Monday, March 5, 2007

Homeward Bound

This post is dedicated to five wonderful dads who took over a temporary role of single parenthood while their wives, a group of friends, headed for sunnier skies and beaches in Southern California for the weekend. Not only did I get to take this trip with my friends, but Southern California is where I spent the first half of my life and where several members of my family still live.

After landing at the San Diego airport we went to retrieve our bags when I looked out the wall of windows and saw the palm trees swaying without me, and I knew that my bag would have to wait a minute while I went outside to inhale the balmy air. I ran for the exit, opened the door and took a deep breath – unfortunately I was met with an aroma comparable to dark corners of Denny’s restaurants caused by a group of people equally desperate to get outside…smokers. It wasn’t until we reached the shores of the La Jolla Cove that I would inhale again and be able to affirm, “Aaaahhh…I’m home.”

After bike rides around Coronado Island, Go-Kart racing at Miramar, authentic Mexican food for dinner and a nostalgic visit to the temple where Cory and I got married, we headed for the house of my childhood where my parents still live and where we would spend our first night. As we approached my home and ascended the driveway I could see the lights illuminating the kitchen nook, and there sat my parents, enjoying their dinner meal together. I smiled to myself and ran to greet them – they gave hugs all around and again I thought, “Man it feels good to be home.”

For the next two days we took in several tourist attractions and made our way to the beach whenever possible. We saw sunsets, Beverly Hills, carnivals, Rodeo Drive, Darth Vader and Spiderman, street performers and transvestites. We shopped Hollywood Blvd. and consumed the most intoxicating serving of Gelato I’ve had since wandering the very streets of Italy. On our last day, a family dinner with my parents and two of my brothers and their families was the final event before boarding the plane back to Denver. I soaked in the atmosphere I was raised in, laughing as much as humanly possible and consuming enough rolls to make Atkins turn in his grave. I watched my oldest brother take a genuine interest in the lives of strangers, I made my youngest brother do some of his uncanny impersonations, I watched my thirteen-year-old nephew entertain my 3-year-old nephew nonstop, and I watched my parents continue to do what they have always done, creating an environment that makes everyone want to stay. But it was time to go.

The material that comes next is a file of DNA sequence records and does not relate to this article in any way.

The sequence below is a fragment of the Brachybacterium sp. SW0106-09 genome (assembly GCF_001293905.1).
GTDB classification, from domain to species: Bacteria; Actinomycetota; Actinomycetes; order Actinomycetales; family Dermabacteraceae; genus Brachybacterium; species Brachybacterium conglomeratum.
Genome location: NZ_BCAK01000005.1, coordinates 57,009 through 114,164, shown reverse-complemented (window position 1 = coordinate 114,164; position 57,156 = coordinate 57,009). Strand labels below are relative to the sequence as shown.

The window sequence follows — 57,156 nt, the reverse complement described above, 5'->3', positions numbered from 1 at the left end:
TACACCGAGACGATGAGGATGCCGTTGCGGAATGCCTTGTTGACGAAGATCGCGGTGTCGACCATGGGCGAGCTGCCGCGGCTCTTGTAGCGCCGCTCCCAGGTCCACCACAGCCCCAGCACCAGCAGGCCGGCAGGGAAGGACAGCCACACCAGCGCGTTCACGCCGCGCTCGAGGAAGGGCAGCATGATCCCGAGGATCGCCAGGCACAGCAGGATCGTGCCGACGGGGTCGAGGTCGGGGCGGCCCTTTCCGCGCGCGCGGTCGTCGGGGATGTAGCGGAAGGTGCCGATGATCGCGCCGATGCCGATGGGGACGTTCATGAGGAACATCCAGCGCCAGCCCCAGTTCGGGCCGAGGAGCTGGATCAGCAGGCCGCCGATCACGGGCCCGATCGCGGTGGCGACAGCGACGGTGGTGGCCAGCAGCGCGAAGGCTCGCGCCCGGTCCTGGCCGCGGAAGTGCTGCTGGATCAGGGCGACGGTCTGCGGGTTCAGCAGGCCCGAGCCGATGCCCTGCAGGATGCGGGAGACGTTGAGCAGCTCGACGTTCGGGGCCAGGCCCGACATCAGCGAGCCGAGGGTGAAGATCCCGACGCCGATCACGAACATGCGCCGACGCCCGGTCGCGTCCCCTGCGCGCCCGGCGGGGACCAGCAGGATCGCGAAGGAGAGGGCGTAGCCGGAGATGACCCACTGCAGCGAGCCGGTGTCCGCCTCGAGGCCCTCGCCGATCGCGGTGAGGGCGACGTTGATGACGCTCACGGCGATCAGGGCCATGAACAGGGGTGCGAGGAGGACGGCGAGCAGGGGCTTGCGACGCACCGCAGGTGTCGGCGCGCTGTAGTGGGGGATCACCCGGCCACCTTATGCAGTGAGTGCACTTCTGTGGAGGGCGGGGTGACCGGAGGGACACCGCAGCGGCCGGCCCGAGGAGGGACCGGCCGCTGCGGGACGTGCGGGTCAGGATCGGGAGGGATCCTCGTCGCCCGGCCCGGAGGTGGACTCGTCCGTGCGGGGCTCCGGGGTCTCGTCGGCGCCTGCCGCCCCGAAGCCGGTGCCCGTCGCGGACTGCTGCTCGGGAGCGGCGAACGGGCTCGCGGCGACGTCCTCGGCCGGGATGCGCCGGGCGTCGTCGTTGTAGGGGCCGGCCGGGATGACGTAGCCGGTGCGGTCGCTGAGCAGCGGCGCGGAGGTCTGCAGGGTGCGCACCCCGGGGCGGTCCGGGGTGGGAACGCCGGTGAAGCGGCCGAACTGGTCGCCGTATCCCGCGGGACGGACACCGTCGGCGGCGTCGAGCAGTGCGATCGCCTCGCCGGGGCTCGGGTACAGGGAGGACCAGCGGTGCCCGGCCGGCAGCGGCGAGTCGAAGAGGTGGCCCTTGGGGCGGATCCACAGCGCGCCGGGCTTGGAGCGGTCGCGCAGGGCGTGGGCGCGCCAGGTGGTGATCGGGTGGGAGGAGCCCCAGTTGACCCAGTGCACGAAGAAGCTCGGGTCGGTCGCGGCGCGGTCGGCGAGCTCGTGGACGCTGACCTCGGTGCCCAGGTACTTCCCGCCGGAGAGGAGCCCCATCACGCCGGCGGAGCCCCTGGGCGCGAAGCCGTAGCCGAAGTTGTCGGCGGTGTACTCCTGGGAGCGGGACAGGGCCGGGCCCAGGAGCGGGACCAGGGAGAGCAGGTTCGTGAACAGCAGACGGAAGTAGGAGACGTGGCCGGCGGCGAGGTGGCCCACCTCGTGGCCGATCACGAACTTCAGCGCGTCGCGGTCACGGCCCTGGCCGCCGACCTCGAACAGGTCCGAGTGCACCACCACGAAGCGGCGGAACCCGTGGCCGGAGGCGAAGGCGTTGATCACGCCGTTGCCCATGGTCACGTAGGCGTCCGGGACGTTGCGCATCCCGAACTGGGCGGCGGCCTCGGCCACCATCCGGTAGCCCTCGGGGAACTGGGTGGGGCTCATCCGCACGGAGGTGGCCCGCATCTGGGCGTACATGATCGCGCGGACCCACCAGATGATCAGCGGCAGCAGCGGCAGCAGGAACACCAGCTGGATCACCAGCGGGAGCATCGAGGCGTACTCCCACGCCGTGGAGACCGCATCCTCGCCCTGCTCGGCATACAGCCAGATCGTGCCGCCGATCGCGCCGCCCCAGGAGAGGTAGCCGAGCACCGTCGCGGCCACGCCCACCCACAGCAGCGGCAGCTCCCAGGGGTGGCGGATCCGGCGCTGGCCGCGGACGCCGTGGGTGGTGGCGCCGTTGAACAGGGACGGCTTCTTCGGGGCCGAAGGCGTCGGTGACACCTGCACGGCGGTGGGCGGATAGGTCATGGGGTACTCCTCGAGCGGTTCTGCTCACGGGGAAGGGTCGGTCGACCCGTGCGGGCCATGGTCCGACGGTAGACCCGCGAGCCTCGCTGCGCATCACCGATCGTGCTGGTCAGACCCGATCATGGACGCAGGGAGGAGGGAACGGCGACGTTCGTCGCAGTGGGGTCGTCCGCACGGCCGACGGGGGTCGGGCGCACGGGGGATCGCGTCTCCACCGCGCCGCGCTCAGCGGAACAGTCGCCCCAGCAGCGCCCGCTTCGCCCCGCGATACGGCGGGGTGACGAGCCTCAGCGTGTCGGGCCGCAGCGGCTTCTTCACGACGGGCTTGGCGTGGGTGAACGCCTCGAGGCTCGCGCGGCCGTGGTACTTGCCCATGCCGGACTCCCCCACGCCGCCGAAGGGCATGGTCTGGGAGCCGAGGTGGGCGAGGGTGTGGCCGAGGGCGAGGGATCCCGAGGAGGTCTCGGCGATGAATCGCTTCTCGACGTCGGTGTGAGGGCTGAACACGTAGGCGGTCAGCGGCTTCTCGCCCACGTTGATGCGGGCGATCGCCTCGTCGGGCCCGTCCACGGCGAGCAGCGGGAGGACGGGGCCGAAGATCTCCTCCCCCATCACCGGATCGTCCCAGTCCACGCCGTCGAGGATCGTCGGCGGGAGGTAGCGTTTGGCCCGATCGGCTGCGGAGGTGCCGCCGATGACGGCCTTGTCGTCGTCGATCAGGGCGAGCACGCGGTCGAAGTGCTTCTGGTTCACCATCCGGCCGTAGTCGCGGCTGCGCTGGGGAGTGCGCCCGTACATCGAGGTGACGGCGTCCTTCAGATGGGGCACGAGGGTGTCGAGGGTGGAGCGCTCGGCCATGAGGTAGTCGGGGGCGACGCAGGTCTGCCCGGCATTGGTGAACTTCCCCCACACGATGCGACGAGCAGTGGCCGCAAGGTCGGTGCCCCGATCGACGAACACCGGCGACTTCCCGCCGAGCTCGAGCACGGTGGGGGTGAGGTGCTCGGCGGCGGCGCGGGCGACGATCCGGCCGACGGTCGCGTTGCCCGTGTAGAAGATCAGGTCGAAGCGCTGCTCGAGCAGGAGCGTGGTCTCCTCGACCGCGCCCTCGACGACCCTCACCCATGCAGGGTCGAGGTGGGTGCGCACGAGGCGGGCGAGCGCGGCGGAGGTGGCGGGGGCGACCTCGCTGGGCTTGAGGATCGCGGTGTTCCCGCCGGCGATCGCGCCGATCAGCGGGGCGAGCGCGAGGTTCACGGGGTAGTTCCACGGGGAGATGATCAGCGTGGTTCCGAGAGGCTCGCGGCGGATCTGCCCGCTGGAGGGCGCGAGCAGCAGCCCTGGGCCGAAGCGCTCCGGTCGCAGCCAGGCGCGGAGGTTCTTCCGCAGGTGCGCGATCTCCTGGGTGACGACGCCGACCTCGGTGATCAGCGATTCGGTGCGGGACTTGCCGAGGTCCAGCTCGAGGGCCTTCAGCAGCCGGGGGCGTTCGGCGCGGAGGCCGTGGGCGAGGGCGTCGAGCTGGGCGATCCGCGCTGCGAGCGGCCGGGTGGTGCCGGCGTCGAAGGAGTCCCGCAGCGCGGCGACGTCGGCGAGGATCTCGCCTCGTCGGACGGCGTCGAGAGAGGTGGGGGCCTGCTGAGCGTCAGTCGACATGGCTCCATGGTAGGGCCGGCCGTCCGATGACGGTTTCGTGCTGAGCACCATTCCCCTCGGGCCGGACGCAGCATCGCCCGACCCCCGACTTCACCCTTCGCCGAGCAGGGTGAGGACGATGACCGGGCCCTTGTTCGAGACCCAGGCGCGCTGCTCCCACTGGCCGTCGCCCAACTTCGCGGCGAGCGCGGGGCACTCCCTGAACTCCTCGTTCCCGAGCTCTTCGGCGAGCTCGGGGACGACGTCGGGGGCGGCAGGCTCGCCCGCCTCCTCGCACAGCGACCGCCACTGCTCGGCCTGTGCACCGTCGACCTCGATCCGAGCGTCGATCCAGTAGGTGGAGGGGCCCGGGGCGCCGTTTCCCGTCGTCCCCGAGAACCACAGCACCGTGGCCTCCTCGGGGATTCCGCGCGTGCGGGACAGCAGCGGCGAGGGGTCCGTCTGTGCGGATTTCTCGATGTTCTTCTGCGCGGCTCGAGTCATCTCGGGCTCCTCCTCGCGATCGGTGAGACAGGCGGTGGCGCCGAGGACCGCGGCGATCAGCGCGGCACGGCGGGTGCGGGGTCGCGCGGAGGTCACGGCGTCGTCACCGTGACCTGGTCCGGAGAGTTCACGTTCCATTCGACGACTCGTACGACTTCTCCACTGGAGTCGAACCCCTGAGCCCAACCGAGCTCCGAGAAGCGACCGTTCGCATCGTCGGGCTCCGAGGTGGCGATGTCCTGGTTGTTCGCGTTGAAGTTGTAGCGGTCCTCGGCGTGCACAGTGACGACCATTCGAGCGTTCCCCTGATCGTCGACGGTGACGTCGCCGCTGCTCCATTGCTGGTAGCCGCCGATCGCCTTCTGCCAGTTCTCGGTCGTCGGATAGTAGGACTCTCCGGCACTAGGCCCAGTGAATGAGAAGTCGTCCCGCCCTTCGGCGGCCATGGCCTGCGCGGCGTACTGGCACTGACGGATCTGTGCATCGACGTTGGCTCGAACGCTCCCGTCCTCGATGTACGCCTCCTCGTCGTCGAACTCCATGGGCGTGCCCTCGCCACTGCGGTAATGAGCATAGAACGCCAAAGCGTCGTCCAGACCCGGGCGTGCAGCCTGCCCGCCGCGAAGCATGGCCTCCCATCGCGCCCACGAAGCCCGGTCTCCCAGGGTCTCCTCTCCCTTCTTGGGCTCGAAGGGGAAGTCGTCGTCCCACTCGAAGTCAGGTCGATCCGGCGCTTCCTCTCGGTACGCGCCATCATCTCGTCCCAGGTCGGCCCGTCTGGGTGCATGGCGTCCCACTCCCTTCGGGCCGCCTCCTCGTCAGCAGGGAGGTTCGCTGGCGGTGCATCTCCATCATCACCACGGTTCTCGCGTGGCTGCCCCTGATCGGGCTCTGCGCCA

I arrived home after midnight. There were jackets piled on the arm of the couch, chicken nuggets in the freezer, and remnants of the guys’ dinners together (in our absence) lining the fridge. The dishes were done and the kids were tucked in bed. I went to kiss the kids and nuzzle their necks – Drew slept through it but Samantha woke up enough to sling her arm around my neck and say, “Hey mama.” “Goodnight baby girl, I’ll see you in the morning,” I said. She fell back asleep, and I tried to get ready for bed as quietly as possible. I finally slipped into bed when Cory woke up enough to give me a hug and inquire about the weekend. With his arms around me I provided a brief rundown and promised more details the next day. I set the alarm, pulled up the covers, closed my eyes and smiled at the ceiling.

“Aaaahh…” I thought. “It’s good to be home.”

3 comments:

Paige said...

Wow! I'm so envious. That sounds like a WONDERFUL trip. And you should really give Cory a big big thank you for taking care of the home front while you were away. Glad you had such a nice time

Kerri said...

I watched and smiled when I saw you drop the kids off at school Monday morning, clearly still exhausted from all the fun you had. It sounds heavenly. And the kids were gems at church, of course. Good for you being able to get away, see the family and have fun.

Anonymous said...

Man oh man Kris, you can tell a story! It makes me want to go, but glad that I am here with my family.
Ginger